the proponent of Fichte’s Absolute or Transcendental Ego, to the person who has as his sole goal in this life to spread his own ideas. The first of these is not a proper egoist in that the “I” he is talking about is not the personal, individual “I” but — an abstraction, the mere idea of an ego. The latter is just the materialist mentality let loose in the realm of ideas.
THE FORMAL EGOIST: The formal egoist is perhaps the most elusively like to the proper egoist. For the formal egoist knows that an egoist looks to the satisfaction of the whole chap. Actually the formal egoist can know more about egoism than the egoist himself. For the formal egoist really wants to be an egoist — and he follows the recipe he has found to the last little detail, and sets out to find even new nuances. There is only one thing missing, and that is his realisation that there is no recipe. Egoism is not a religious or ideological system to be followed by duty, but simply the being and awareness of oneself.
Now we have defined selfishness in the negative. How now about the positive; to what degree is egoism positively definable? First of all: What does it mean to “value oneself”, and is this what selfishness consists in?
This problematic is in particular motivated by a comment from a subscriber, Jon Newton, in a discussion of whether egoism meant following some personal “axioms of value”. First of all, Jon commented that though underneath all “axioms” of evaluation there had to rest the deeper Valuing Subject him[/her]self, that would in no way imply that the Valuing Subject — as a consequence of that alone — had to have a higher value than even the axiom.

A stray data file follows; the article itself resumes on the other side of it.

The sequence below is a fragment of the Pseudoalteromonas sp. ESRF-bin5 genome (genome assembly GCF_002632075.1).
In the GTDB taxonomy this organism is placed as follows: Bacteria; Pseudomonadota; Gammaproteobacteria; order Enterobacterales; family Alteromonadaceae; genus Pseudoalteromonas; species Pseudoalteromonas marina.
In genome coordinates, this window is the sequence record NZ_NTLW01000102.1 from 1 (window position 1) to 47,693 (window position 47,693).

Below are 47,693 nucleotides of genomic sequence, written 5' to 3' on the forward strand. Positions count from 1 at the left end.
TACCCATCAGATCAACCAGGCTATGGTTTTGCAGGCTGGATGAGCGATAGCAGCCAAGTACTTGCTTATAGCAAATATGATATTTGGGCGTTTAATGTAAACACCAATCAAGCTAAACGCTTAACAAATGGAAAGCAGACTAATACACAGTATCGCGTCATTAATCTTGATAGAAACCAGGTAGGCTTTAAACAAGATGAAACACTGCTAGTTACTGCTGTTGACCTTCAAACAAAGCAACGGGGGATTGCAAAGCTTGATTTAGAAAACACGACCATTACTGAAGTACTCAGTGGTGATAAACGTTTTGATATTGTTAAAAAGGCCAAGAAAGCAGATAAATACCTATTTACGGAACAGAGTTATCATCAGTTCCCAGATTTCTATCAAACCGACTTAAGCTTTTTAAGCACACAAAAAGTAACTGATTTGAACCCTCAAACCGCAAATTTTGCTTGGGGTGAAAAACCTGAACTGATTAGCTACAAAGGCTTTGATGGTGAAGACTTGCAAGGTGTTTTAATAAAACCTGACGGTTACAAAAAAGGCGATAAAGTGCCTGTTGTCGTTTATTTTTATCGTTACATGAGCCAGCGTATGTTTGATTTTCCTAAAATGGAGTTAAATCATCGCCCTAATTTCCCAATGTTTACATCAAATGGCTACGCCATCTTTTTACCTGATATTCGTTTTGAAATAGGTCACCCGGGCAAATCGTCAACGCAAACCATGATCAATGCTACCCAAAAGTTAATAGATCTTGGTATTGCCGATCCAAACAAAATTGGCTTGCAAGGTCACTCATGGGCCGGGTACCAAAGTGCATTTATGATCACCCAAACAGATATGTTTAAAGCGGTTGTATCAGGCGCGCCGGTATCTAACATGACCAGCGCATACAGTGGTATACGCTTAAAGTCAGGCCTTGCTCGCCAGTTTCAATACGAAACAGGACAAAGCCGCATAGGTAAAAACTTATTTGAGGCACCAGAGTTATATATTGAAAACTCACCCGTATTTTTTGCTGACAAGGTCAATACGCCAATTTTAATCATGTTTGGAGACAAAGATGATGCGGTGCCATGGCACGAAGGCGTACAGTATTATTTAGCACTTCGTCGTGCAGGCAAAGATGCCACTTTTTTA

Now, how is the above problematic solved, if at all? First, I think that declaring as an axiom that the Valuing Subject is of higher value, or to keep it in some other way as an “act of faith” would be a miss. This would be again — to place the act of evaluation as being mediated by the “axiom” or the “object of faith”.
The Valuing Subject is the subject, and viewing something else — implicitly or explicitly — as the subject, is an act of alienation and untruth. This does, of course, tie in with the question of the value of truth, which I will address in an upcoming post. But let us assume that the person in question sees this, and can value or non-value it as he wants. No generality is lost by this approach.
So the question is whether a person would or should value himself higher than anything or anyone else.
It might be tempting, like so many have done, to say some sentence to the effect that if X is a necessary ground for valuing, the X is necessarily valued — or even the highest of values. In my case, substituting “oneself, the (Valuing) Subject” for X would thereby yield the claim that one should value oneself the most.